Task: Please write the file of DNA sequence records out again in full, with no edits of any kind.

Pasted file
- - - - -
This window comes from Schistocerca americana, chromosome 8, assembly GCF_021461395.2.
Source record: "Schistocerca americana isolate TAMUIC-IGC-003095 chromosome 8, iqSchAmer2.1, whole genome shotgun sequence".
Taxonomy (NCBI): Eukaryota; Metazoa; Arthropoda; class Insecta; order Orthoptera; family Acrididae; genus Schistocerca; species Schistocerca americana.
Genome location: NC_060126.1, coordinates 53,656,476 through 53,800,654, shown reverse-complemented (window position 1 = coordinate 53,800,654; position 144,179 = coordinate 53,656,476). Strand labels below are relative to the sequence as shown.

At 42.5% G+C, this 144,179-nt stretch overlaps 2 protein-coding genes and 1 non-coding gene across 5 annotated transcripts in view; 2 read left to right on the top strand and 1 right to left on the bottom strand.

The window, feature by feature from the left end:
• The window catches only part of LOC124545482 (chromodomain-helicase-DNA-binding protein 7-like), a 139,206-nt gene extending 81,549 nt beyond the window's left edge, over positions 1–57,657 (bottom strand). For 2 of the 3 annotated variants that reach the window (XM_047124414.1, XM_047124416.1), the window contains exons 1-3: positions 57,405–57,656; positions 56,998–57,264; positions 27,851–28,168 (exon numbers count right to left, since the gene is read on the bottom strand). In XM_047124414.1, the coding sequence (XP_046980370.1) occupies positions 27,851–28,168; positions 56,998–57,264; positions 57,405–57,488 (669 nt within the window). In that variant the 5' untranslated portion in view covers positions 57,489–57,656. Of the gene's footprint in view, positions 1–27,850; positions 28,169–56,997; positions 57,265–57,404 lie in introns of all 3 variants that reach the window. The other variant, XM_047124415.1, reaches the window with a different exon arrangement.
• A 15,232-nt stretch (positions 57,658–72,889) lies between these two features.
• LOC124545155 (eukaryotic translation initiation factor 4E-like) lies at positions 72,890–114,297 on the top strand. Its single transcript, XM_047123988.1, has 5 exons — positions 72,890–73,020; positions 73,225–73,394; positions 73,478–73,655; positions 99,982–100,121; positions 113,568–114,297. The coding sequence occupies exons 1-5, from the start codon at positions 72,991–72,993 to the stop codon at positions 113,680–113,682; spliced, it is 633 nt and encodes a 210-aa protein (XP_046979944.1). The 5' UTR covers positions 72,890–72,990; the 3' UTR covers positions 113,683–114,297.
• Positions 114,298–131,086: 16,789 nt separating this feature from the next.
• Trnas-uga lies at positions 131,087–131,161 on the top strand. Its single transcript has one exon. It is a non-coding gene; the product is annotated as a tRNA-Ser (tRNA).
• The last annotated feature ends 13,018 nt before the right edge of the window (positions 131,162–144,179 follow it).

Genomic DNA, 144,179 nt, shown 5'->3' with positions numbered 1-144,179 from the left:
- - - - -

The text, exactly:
This window comes from Schistocerca americana, chromosome 8, assembly GCF_021461395.2.
Source record: "Schistocerca americana isolate TAMUIC-IGC-003095 chromosome 8, iqSchAmer2.1, whole genome shotgun sequence".
Taxonomy (NCBI): Eukaryota; Metazoa; Arthropoda; class Insecta; order Orthoptera; family Acrididae; genus Schistocerca; species Schistocerca americana.
Genome location: NC_060126.1, coordinates 53,656,476 through 53,800,654, shown reverse-complemented (window position 1 = coordinate 53,800,654; position 144,179 = coordinate 53,656,476). Strand labels below are relative to the sequence as shown.

At 42.5% G+C, this 144,179-nt stretch overlaps 2 protein-coding genes and 1 non-coding gene across 5 annotated transcripts in view; 2 read left to right on the top strand and 1 right to left on the bottom strand.

The window, feature by feature from the left end:
• The window catches only part of LOC124545482 (chromodomain-helicase-DNA-binding protein 7-like), a 139,206-nt gene extending 81,549 nt beyond the window's left edge, over positions 1–57,657 (bottom strand). For 2 of the 3 annotated variants that reach the window (XM_047124414.1, XM_047124416.1), the window contains exons 1-3: positions 57,405–57,656; positions 56,998–57,264; positions 27,851–28,168 (exon numbers count right to left, since the gene is read on the bottom strand). In XM_047124414.1, the coding sequence (XP_046980370.1) occupies positions 27,851–28,168; positions 56,998–57,264; positions 57,405–57,488 (669 nt within the window). In that variant the 5' untranslated portion in view covers positions 57,489–57,656. Of the gene's footprint in view, positions 1–27,850; positions 28,169–56,997; positions 57,265–57,404 lie in introns of all 3 variants that reach the window. The other variant, XM_047124415.1, reaches the window with a different exon arrangement.
• A 15,232-nt stretch (positions 57,658–72,889) lies between these two features.
• LOC124545155 (eukaryotic translation initiation factor 4E-like) lies at positions 72,890–114,297 on the top strand. Its single transcript, XM_047123988.1, has 5 exons — positions 72,890–73,020; positions 73,225–73,394; positions 73,478–73,655; positions 99,982–100,121; positions 113,568–114,297. The coding sequence occupies exons 1-5, from the start codon at positions 72,991–72,993 to the stop codon at positions 113,680–113,682; spliced, it is 633 nt and encodes a 210-aa protein (XP_046979944.1). The 5' UTR covers positions 72,890–72,990; the 3' UTR covers positions 113,683–114,297.
• Positions 114,298–131,086: 16,789 nt separating this feature from the next.
• Trnas-uga lies at positions 131,087–131,161 on the top strand. Its single transcript has one exon. It is a non-coding gene; the product is annotated as a tRNA-Ser (tRNA).
• The last annotated feature ends 13,018 nt before the right edge of the window (positions 131,162–144,179 follow it).

Genomic DNA, 144,179 nt, shown 5'->3' with positions numbered 1-144,179 from the left: